A valuation is more accurate as a valuer has gone to the property and is independent and qualified to do so. The price asked for will be higher than the Valuation because it leaves room for negotiation.
To get an accurate indication of the value of the property - ask the Agent for a list of all properties in the immediate area (with same land size) that have sold in the past 6 months. Good luck
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Old Apr 1st 2014, 11:54 pm
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Default Re: Buying a house in NZ

Originally Posted by simonmarkellis View Post
Agree, neither would I, but it's nice to have a get out of jail card if you just want to change your mind.
Technically, it's not. You need "all due diligence" for that. Bottom line, take any contract to a solicitor first before signing - get them to make sure what you sign to is what you want, unless you are reasonably experienced with the language of the agreement.

To the OP: you're thinking of buying a house for >$900,000 without having seen it? Why don't you just burn your cash instead? Seriously, wait till you get here and have had at least a little look about - a 'dream' house on paper is unlikely to be so dreamy in reality and anyway, there will be another. If you make a formal offer, you will be legally bound to it if the vendor puts their signature on the paper.
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Old Apr 2nd 2014, 1:07 am
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Default Re: Buying a house in NZ

Originally Posted by Tom1983 View Post
Unfortunately, when you need a mortgage - banks aren't lending unless they see a sales and purchase agreement now.

Westpac I know want to see these agreements, as do Sovereign.

perhaps we were just lucky or perhaps as we are already on the property ladder and/or are putting 20% deposit down we had a few approvals from various banks including Westpac before we went looking.

Its a mind field however you go about it and not something I want to repeat to often
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Old Apr 2nd 2014, 1:31 am
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Default Re: Buying a house in NZ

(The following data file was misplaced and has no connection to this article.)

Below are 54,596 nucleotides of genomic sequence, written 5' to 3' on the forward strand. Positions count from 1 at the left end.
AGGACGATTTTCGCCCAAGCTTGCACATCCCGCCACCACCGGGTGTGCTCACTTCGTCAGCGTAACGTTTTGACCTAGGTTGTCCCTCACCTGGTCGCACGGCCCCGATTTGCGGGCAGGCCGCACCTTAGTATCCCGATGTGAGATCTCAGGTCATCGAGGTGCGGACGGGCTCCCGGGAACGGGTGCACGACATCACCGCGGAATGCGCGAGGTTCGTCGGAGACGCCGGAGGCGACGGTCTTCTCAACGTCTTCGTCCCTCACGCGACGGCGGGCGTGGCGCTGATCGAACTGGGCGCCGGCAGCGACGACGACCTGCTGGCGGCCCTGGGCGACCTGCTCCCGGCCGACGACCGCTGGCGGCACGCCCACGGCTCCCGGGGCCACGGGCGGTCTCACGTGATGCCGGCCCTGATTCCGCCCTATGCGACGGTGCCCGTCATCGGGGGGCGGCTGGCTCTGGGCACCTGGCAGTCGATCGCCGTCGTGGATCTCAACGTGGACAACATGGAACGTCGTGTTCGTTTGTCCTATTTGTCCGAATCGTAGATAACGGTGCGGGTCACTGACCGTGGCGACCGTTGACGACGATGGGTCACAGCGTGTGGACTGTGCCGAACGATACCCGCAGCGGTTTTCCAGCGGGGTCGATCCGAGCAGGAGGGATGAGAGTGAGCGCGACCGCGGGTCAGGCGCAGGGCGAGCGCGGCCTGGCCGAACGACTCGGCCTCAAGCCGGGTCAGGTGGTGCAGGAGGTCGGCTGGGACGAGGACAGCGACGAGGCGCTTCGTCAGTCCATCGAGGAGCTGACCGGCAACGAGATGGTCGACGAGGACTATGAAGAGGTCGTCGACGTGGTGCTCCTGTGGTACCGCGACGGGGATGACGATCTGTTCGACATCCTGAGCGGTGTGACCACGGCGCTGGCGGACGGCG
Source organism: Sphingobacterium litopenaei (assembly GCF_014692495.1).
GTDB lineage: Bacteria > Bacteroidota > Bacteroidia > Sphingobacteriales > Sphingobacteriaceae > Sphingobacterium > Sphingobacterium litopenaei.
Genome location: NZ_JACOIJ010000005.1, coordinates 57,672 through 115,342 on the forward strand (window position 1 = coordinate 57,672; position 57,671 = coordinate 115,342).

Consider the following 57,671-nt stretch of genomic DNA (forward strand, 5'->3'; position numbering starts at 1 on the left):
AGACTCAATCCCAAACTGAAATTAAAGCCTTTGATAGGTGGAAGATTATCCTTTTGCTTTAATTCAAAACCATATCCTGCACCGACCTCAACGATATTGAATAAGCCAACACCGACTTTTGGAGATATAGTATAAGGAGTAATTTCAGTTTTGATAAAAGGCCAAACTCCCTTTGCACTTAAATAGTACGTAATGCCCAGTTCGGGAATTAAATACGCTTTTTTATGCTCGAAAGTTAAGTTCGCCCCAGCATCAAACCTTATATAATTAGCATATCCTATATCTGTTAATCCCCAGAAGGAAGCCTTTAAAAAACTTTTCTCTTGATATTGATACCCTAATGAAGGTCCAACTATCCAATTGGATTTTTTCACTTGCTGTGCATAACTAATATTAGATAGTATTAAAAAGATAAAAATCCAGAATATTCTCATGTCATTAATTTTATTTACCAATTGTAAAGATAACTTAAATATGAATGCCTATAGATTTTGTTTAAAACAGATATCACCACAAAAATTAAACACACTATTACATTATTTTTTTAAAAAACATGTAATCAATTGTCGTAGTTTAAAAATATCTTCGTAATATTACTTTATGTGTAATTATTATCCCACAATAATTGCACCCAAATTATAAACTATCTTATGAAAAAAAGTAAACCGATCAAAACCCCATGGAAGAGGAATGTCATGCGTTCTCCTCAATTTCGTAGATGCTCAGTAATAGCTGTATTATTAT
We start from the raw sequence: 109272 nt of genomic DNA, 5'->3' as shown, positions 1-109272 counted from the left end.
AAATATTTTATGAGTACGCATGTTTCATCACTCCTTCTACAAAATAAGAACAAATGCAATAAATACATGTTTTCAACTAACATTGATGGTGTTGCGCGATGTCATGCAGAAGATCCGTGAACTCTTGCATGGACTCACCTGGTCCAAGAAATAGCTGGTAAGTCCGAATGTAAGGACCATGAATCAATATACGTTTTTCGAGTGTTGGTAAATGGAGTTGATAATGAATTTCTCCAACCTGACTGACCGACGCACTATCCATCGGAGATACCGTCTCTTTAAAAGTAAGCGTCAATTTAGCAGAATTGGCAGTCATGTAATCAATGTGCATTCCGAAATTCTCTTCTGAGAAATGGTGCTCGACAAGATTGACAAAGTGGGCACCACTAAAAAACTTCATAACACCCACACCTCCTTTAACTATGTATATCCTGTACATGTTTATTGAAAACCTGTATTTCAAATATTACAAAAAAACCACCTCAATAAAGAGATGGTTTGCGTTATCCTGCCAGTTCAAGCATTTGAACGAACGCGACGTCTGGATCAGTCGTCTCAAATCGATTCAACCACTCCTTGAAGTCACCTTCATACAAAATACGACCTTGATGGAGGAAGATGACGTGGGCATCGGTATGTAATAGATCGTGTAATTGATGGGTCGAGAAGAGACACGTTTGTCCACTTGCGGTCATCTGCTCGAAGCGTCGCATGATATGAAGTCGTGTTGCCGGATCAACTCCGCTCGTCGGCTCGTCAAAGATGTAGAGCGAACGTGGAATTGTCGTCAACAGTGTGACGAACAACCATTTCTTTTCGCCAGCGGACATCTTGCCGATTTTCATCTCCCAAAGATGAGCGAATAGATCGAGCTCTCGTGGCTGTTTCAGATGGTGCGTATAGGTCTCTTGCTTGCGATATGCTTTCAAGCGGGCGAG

Originally Posted by MrsFychan View Post
perhaps we were just lucky or perhaps as we are already on the property ladder and/or are putting 20% deposit down we had a few approvals from various banks including Westpac before we went looking.

Its a mind field however you go about it and not something I want to repeat to often
Did you get your place before the daft 20% came in?? That might have been the reason? I certainly was surprised to see a request for a S&P agreement when we took interest on a place
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Old Apr 2nd 2014, 5:45 am
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Default Re: Buying a house in NZ

no only went unconditional on the sale and purchase yesterday, still need to pay deposit and actually move
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Old Apr 2nd 2014, 8:58 am
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Default Re: Buying a house in NZ

Offer, pay the deposit then the negotiations start.

BTW deposit is unrefundable.
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Old Apr 2nd 2014, 10:56 am
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Default Re: Buying a house in NZ

Certainly it is not a game for the uninitiated and you need to know what you're getting into when making offers as you are making a legal commitment to buy (subject to your own conditions of course); at the end of the day buyers will only 'negotiate' with the person that makes the best offer and that's not necessarily the best in terms of dollars, so if someone is offering and has no conditions with regards to finance and building reports than you'll not get a look in.

Hence realtor always try to hammer you down with some emotional blackmail and pressure around the conditions in your offer and will do their utmost to shorten down the conditional period; thereby reducing the time you have to get your ducks in a row with regards finance, organising reports and legal stuff. As soon as you submit an offer the meter starts running and you need to be ready for that, know where the money is coming from, have lawyer lined up and what surveyors you will use for building reports.

We had a few scary moments when we first started treading into the realtors den and after we made our first offer and presented it to a solicitor he was horrified that we had done it without first consulting with someone. Especially with regards to the amount and timing of deposit payment that we were told was required by the agent.

I don't care how great the house looks online; I would never consider buying a house here sight unseen, with so many damp / dodgy / leaking piles of shite; with $1m price tag to boot. Actually it's total bloody madness to even think about it; if you can afford $1m for a house you can afford a couple of grand to come and at least have a look at it for yourself.